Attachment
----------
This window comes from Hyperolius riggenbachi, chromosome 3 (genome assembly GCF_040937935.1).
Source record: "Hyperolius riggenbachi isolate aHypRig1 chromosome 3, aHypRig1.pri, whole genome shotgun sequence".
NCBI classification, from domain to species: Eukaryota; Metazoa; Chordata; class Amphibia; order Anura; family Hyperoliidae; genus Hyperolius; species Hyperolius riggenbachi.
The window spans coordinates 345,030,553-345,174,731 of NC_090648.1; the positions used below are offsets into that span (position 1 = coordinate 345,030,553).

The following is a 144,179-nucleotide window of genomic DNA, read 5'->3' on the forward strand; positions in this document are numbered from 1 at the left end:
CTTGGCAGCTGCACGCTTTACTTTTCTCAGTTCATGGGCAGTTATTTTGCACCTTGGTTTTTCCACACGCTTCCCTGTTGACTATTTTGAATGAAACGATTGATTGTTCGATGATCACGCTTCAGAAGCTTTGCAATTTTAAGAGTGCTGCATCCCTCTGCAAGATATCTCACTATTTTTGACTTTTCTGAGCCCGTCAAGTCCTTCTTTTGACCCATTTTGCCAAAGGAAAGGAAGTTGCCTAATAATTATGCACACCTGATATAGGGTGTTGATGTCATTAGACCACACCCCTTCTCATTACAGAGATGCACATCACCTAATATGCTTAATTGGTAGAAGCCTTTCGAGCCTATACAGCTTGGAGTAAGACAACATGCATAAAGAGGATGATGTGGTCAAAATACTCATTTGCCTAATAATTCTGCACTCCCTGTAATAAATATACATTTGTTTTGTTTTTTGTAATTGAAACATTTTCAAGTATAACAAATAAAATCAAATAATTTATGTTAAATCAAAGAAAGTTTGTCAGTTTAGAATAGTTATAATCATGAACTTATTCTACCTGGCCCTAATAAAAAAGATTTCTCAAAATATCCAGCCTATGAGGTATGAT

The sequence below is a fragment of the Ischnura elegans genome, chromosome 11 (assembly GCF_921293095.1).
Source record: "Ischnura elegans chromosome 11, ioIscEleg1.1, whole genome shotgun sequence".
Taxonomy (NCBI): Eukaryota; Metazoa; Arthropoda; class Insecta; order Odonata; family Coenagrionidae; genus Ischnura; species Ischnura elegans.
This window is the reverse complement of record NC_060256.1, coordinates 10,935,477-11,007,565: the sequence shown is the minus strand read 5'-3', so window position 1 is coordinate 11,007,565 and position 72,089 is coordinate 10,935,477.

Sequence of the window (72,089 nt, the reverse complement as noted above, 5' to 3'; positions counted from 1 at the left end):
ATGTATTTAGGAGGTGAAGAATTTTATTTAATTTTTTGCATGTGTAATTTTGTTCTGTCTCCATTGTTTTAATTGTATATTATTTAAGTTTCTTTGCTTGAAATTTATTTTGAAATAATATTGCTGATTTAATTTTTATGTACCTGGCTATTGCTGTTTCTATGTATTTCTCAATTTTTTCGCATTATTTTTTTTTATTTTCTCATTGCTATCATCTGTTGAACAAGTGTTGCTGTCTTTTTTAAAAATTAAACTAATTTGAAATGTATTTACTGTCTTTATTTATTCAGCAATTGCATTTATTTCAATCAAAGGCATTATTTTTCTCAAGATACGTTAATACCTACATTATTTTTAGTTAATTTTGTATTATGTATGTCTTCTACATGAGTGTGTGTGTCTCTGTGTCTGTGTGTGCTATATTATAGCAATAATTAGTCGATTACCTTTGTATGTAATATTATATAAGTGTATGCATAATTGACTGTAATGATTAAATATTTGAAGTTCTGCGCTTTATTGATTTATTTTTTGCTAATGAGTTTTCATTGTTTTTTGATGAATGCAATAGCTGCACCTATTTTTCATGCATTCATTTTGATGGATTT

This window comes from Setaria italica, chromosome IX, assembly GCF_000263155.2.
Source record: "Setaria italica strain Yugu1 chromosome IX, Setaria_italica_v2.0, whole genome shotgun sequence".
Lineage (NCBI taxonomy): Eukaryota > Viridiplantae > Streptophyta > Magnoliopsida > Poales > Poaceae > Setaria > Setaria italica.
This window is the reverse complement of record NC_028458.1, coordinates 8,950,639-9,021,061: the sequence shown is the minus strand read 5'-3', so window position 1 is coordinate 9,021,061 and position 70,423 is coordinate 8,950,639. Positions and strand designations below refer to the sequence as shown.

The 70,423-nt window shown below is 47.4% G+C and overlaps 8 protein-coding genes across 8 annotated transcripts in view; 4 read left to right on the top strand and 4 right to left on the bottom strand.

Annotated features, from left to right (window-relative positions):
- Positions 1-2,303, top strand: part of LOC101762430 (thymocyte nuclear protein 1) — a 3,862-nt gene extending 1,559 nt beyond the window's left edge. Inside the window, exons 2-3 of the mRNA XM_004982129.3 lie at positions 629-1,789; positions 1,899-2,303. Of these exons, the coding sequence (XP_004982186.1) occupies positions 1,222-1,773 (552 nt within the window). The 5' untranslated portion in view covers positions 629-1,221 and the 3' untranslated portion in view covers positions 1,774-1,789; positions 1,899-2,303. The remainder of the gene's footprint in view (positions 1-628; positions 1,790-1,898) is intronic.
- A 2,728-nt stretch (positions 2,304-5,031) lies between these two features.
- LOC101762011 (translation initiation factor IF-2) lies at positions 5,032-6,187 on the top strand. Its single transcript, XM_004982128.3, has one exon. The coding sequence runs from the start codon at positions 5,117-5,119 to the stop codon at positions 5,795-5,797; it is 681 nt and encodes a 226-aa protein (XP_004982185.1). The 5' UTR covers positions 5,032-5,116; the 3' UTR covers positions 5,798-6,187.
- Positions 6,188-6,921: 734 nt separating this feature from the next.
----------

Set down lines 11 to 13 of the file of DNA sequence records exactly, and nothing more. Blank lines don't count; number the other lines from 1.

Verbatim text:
Sequence of the window (72,089 nt, the reverse complement as noted above, 5' to 3'; positions counted from 1 at the left end):
ATGTATTTAGGAGGTGAAGAATTTTATTTAATTTTTTGCATGTGTAATTTTGTTCTGTCTCCATTGTTTTAATTGTATATTATTTAAGTTTCTTTGCTTGAAATTTATTTTGAAATAATATTGCTGATTTAATTTTTATGTACCTGGCTATTGCTGTTTCTATGTATTTCTCAATTTTTTCGCATTATTTTTTTTTATTTTCTCATTGCTATCATCTGTTGAACAAGTGTTGCTGTCTTTTTTAAAAATTAAACTAATTTGAAATGTATTTACTGTCTTTATTTATTCAGCAATTGCATTTATTTCAATCAAAGGCATTATTTTTCTCAAGATACGTTAATACCTACATTATTTTTAGTTAATTTTGTATTATGTATGTCTTCTACATGAGTGTGTGTGTCTCTGTGTCTGTGTGTGCTATATTATAGCAATAATTAGTCGATTACCTTTGTATGTAATATTATATAAGTGTATGCATAATTGACTGTAATGATTAAATATTTGAAGTTCTGCGCTTTATTGATTTATTTTTTGCTAATGAGTTTTCATTGTTTTTTGATGAATGCAATAGCTGCACCTATTTTTCATGCATTCATTTTGATGGATTT

This window comes from Setaria italica, chromosome IX, assembly GCF_000263155.2.